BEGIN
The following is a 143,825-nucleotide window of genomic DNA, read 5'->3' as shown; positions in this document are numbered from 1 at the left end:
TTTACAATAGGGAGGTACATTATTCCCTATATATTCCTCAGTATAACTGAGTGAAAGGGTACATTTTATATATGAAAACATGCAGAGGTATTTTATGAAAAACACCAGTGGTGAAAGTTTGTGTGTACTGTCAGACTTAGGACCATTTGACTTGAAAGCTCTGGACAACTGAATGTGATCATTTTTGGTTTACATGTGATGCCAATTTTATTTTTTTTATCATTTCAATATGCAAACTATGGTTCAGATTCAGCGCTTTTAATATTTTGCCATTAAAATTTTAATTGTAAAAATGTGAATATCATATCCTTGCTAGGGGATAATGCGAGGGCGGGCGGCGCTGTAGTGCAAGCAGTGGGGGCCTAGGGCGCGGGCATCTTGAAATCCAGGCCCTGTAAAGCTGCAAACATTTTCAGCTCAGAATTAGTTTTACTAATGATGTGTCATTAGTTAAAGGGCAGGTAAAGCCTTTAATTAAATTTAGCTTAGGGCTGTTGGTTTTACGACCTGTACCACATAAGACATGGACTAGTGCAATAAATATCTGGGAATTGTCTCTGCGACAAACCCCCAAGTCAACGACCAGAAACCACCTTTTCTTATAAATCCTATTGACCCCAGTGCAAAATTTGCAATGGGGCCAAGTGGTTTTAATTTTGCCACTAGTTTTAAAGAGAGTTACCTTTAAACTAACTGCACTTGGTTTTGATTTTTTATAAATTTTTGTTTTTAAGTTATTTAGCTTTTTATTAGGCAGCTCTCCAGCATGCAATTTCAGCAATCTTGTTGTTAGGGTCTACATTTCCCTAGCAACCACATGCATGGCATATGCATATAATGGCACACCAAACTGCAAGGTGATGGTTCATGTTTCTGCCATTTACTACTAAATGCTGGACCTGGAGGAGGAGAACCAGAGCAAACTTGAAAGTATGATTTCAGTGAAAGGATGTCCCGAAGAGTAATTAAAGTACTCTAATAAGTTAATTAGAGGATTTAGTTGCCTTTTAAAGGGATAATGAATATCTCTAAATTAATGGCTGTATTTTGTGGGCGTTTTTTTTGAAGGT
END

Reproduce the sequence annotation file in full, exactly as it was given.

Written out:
The following is a 143,825-nucleotide window of genomic DNA, read 5'->3' as shown; positions in this document are numbered from 1 at the left end:
TTTACAATAGGGAGGTACATTATTCCCTATATATTCCTCAGTATAACTGAGTGAAAGGGTACATTTTATATATGAAAACATGCAGAGGTATTTTATGAAAAACACCAGTGGTGAAAGTTTGTGTGTACTGTCAGACTTAGGACCATTTGACTTGAAAGCTCTGGACAACTGAATGTGATCATTTTTGGTTTACATGTGATGCCAATTTTATTTTTTTTATCATTTCAATATGCAAACTATGGTTCAGATTCAGCGCTTTTAATATTTTGCCATTAAAATTTTAATTGTAAAAATGTGAATATCATATCCTTGCTAGGGGATAATGCGAGGGCGGGCGGCGCTGTAGTGCAAGCAGTGGGGGCCTAGGGCGCGGGCATCTTGAAATCCAGGCCCTGTAAAGCTGCAAACATTTTCAGCTCAGAATTAGTTTTACTAATGATGTGTCATTAGTTAAAGGGCAGGTAAAGCCTTTAATTAAATTTAGCTTAGGGCTGTTGGTTTTACGACCTGTACCACATAAGACATGGACTAGTGCAATAAATATCTGGGAATTGTCTCTGCGACAAACCCCCAAGTCAACGACCAGAAACCACCTTTTCTTATAAATCCTATTGACCCCAGTGCAAAATTTGCAATGGGGCCAAGTGGTTTTAATTTTGCCACTAGTTTTAAAGAGAGTTACCTTTAAACTAACTGCACTTGGTTTTGATTTTTTATAAATTTTTGTTTTTAAGTTATTTAGCTTTTTATTAGGCAGCTCTCCAGCATGCAATTTCAGCAATCTTGTTGTTAGGGTCTACATTTCCCTAGCAACCACATGCATGGCATATGCATATAATGGCACACCAAACTGCAAGGTGATGGTTCATGTTTCTGCCATTTACTACTAAATGCTGGACCTGGAGGAGGAGAACCAGAGCAAACTTGAAAGTATGATTTCAGTGAAAGGATGTCCCGAAGAGTAATTAAAGTACTCTAATAAGTTAATTAGAGGATTTAGTTGCCTTTTAAAGGGATAATGAATATCTCTAAATTAATGGCTGTATTTTGTGGGCGTTTTTTTTGAAGGT